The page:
The event is called “Minefield.”
During a recent Family Advocacy training course the instructors led us in this exercise. It’s a fun event and is more like a game. There are three primary players in this “game”:
1. The victim (i.e. victim of abuse)
2. The spouse or parent of the victim
3. The victim’s advocate
A six by twelve-foot rectangle is taped off on the ground. The rectangle is strewn with eggs—which the blindfolded victim must negotiate as they walk through the minefield. Each egg represents a “mine”—i.e. painful secondary events and factors that pop up after an episode of domestic violence as Family Advocacy and Behavioral Health attempt to help the victim and family. For instance, during treatment sensitive information might be disclosed to the community—“BAM!” Or other family problems may come to the surface (e.g. child abuse, infidelity, substance abuse)—“BOOM!” The victim hits one mine after another and derails from the road to recovery.
In the game of “minefield” the victim is assisted by two people – their “spouse” on one side and the victim advocate on the other. Each gives directions to the victim as they attempt to steer the victim safely from one end of the rectangle to the other.
But often their guidance to the victim is conflicting, as each—the “spouse” and the victim advocate—attempts to help the individual. In addition to their verbal instruction, a lot more guidance comes from other helping professions (e.g. attorney, military police, chaplain, mental health professionals, physicians, alcohol abuse counselors)—all shouting advice to the victim, all struggling to get the person’s attention and to be heard.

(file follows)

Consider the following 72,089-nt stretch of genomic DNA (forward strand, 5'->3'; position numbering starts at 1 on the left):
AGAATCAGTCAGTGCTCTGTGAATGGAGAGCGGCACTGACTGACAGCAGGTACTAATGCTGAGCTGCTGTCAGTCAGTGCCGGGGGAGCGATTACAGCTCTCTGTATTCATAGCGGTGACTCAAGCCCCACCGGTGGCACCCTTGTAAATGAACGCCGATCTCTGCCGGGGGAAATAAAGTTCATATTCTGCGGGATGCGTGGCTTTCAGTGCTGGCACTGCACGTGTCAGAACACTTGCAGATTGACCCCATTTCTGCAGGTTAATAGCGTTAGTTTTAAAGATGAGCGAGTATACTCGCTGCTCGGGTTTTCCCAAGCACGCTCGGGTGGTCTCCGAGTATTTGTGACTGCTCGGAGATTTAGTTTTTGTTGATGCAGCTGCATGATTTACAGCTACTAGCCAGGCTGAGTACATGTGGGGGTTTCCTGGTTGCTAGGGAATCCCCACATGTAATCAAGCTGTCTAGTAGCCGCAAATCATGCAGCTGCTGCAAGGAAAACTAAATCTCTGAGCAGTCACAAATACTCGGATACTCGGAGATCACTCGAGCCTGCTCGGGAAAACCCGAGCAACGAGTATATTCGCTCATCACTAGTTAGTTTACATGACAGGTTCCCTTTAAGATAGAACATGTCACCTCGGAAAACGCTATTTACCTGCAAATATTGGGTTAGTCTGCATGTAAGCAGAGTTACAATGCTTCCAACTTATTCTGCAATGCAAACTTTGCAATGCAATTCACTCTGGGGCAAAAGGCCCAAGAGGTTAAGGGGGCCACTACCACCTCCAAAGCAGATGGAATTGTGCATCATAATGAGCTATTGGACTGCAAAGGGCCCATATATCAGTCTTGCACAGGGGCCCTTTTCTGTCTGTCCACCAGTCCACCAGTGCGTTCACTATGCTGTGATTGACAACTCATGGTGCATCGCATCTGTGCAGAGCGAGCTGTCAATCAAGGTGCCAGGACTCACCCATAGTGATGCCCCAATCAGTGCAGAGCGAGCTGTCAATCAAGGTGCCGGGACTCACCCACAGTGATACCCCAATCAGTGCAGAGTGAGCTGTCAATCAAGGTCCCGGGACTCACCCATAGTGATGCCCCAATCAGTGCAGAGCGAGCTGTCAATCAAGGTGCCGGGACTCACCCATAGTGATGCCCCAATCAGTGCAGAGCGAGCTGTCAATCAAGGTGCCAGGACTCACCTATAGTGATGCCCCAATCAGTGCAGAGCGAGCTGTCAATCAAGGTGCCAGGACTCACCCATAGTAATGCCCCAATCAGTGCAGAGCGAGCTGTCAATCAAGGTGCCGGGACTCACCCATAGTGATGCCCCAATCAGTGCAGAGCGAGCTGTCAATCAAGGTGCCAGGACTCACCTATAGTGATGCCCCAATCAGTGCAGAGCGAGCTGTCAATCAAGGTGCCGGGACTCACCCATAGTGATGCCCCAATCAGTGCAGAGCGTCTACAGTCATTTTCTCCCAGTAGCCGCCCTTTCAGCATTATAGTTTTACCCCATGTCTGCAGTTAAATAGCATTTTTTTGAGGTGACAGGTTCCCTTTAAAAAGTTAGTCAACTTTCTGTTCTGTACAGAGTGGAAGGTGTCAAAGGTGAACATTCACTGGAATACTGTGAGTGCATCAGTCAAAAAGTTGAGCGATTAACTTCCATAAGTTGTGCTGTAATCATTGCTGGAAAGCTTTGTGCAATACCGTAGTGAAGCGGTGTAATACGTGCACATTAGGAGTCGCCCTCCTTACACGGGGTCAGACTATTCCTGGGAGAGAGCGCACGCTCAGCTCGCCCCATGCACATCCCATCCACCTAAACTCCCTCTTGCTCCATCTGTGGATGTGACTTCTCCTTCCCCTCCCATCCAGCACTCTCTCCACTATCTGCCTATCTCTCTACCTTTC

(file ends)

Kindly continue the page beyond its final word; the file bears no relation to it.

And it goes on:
The exercise is bewildering to the person playing the victim. They are blindfolded and get a lot of conflicting guidance. And they get increasingly stressed by those who are shouting. Invariably they will become confused and step on some eggs. Thus, the purpose of this exercise is to make caregivers aware of how they can add greater stress to the victim and sabotage the recovery effort.
But there is another profound lesson that comes out of the exercise. Amidst all the shouting, the “victim” will always tune into the softest voice in the group. Despite all the shouting the victim gravitates to the gentlest voice, the most soothing voice, and the least stressed voice—and tunes out the harsh and loud voices of those who merely want to be heard.
How interesting it is that people respond best to kindness and gentleness. Gentleness makes counseling more palatable. Kindness sweetens the medicine we administer.
Do you recall the biblical story of Elijah in 1 Kings 19? The discouraged prophet traveled to Mount Horeb, the mount of God to receive God’s guidance and counsel. While seeking God at the mountain an earthquake occurred, then a raging fire, and then a terrific wind. But Elijah received nothing from these noisy forces of nature. They were all devoid of God’s presence. Then Elijah tuned into a “still, small voice” that was like the gentle whisper or a soft breeze. And in that still, soft voice, God spoke to Elijah and revived his heart. The thunder and noise did nothing for Elijah. But gentleness and kindness made God’s voice palatable.
Dear Father in heaven, teach me the value of gentleness and the power of a soft voice and a kind answer. Please make me an instrument of Your peace and train my tongue to heal and not to hurt. Amen.